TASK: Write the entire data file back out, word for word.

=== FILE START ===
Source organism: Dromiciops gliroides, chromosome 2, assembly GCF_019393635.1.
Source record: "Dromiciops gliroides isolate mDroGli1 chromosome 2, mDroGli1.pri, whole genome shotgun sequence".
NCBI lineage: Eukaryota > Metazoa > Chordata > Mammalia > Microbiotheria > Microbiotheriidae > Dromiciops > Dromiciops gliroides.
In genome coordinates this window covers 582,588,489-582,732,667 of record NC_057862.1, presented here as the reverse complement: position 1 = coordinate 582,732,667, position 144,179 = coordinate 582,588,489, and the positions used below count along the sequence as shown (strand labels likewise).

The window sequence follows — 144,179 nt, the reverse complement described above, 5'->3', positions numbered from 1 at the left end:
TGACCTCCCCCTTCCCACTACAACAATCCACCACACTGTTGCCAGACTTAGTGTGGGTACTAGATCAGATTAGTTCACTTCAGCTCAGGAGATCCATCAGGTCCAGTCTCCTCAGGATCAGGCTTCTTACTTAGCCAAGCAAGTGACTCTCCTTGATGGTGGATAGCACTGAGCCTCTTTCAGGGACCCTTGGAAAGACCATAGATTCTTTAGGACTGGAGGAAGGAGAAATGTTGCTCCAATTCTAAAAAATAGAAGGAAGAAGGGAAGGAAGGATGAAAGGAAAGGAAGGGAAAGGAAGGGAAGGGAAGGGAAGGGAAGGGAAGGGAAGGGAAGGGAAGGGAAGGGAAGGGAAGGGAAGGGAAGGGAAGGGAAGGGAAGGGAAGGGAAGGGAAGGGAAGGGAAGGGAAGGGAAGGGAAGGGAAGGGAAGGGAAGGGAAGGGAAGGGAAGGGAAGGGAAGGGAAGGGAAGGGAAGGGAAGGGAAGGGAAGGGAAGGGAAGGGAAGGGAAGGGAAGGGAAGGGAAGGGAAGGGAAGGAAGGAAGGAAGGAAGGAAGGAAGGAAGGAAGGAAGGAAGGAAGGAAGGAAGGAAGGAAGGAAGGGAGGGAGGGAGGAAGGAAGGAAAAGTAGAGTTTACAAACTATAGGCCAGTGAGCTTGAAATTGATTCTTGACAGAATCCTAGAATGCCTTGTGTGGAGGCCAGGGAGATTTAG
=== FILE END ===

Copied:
Source organism: Dromiciops gliroides, chromosome 2, assembly GCF_019393635.1.
Source record: "Dromiciops gliroides isolate mDroGli1 chromosome 2, mDroGli1.pri, whole genome shotgun sequence".
NCBI lineage: Eukaryota > Metazoa > Chordata > Mammalia > Microbiotheria > Microbiotheriidae > Dromiciops > Dromiciops gliroides.
In genome coordinates this window covers 582,588,489-582,732,667 of record NC_057862.1, presented here as the reverse complement: position 1 = coordinate 582,732,667, position 144,179 = coordinate 582,588,489, and the positions used below count along the sequence as shown (strand labels likewise).

The window sequence follows — 144,179 nt, the reverse complement described above, 5'->3', positions numbered from 1 at the left end:
TGACCTCCCCCTTCCCACTACAACAATCCACCACACTGTTGCCAGACTTAGTGTGGGTACTAGATCAGATTAGTTCACTTCAGCTCAGGAGATCCATCAGGTCCAGTCTCCTCAGGATCAGGCTTCTTACTTAGCCAAGCAAGTGACTCTCCTTGATGGTGGATAGCACTGAGCCTCTTTCAGGGACCCTTGGAAAGACCATAGATTCTTTAGGACTGGAGGAAGGAGAAATGTTGCTCCAATTCTAAAAAATAGAAGGAAGAAGGGAAGGAAGGATGAAAGGAAAGGAAGGGAAAGGAAGGGAAGGGAAGGGAAGGGAAGGGAAGGGAAGGGAAGGGAAGGGAAGGGAAGGGAAGGGAAGGGAAGGGAAGGGAAGGGAAGGGAAGGGAAGGGAAGGGAAGGGAAGGGAAGGGAAGGGAAGGGAAGGGAAGGGAAGGGAAGGGAAGGGAAGGGAAGGGAAGGGAAGGGAAGGGAAGGGAAGGGAAGGGAAGGGAAGGGAAGGGAAGGGAAGGGAAGGGAAGGGAAGGGAAGGGAAGGAAGGAAGGAAGGAAGGAAGGAAGGAAGGAAGGAAGGAAGGAAGGAAGGAAGGAAGGAAGGAAGGGAGGGAGGGAGGAAGGAAGGAAAAGTAGAGTTTACAAACTATAGGCCAGTGAGCTTGAAATTGATTCTTGACAGAATCCTAGAATGCCTTGTGTGGAGGCCAGGGAGATTTAG